The Celebrated Mrs. Centlivre

The Celebrated Mrs. Centlivre

The Celebrated Mrs. Centlivre

The Celebrated Mrs. Centlivre

Excerpt

The Busy Body and The Wonder: A Woman Keeps a Secret survived through the nineteenth century as stockpieces in the English and American theater. Except for Shakespeare, this statement can be made for only four comedies of acknowledged literary merit which were written before 1750--these two by Susanna Centlivre, A New Way to Pay Old Debts by Philip Massinger, and She Would and She Would Not by Colley Cibber.

Mrs. Centlivre was the most prolific playwright in England from 1700 to 1722, and for her might reasonably be claimed the rank of the most popular woman dramatist in English. The continued popularity of her plays kept her name before the public, not as the author of historical classics, but as a part of the living theater. Most of the great actors and actresses of the eighteenth and nineteenth centuries won reputation in her comedies. The rivalry of David Garrick and Henry Woodward in the role of Marplot has perhaps not been matched. Also Garrick had such extraordinary success as Don Felix, the jealous young lover of The Wonder, that he chose this role in which to close his acting career.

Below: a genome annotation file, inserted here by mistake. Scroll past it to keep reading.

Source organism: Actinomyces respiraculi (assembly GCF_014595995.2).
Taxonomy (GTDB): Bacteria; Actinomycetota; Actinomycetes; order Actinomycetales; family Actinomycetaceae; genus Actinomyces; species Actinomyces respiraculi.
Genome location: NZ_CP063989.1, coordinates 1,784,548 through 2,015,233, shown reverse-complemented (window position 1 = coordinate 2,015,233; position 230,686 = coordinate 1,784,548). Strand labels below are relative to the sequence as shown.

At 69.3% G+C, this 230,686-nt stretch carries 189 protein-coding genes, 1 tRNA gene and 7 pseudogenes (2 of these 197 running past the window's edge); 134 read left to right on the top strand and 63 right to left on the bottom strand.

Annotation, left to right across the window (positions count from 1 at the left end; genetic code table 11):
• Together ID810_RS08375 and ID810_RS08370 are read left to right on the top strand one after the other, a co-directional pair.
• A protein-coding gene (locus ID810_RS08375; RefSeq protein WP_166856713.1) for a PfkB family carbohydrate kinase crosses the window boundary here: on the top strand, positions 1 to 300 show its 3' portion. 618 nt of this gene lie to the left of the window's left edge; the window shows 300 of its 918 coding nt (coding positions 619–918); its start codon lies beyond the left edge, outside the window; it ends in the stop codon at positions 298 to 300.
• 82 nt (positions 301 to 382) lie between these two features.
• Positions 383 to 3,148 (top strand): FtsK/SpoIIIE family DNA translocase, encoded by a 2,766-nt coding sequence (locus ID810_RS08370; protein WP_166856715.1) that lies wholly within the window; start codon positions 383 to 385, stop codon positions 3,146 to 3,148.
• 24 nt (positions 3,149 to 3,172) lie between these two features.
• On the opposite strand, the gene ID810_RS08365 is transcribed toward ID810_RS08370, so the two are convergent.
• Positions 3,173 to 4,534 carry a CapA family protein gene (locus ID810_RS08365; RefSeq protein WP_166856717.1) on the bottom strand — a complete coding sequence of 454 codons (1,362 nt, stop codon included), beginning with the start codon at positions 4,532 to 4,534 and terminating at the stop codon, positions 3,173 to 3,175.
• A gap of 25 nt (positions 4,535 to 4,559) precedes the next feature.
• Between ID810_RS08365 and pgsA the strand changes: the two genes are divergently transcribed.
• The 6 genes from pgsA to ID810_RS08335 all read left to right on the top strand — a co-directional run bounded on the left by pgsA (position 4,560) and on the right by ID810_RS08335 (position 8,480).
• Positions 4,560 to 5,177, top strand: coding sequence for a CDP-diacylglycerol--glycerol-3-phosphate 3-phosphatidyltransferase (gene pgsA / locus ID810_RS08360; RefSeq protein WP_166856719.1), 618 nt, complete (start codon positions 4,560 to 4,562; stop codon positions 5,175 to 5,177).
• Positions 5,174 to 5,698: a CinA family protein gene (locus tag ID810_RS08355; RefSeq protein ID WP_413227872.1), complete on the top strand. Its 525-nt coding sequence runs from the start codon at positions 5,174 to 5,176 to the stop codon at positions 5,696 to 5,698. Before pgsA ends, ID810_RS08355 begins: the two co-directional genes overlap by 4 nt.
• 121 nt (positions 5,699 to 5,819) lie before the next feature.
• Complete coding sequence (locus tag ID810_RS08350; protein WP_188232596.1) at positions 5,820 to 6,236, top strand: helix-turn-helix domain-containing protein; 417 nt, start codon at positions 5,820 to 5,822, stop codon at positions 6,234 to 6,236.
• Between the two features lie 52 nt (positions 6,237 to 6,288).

Susanna Centlivre was a person of some importance in the literary life of the first quarter of the eighteenth century. She published letters in the popular fashion and wrote an imposing list of complimentary and occasional poems for the great and . . .

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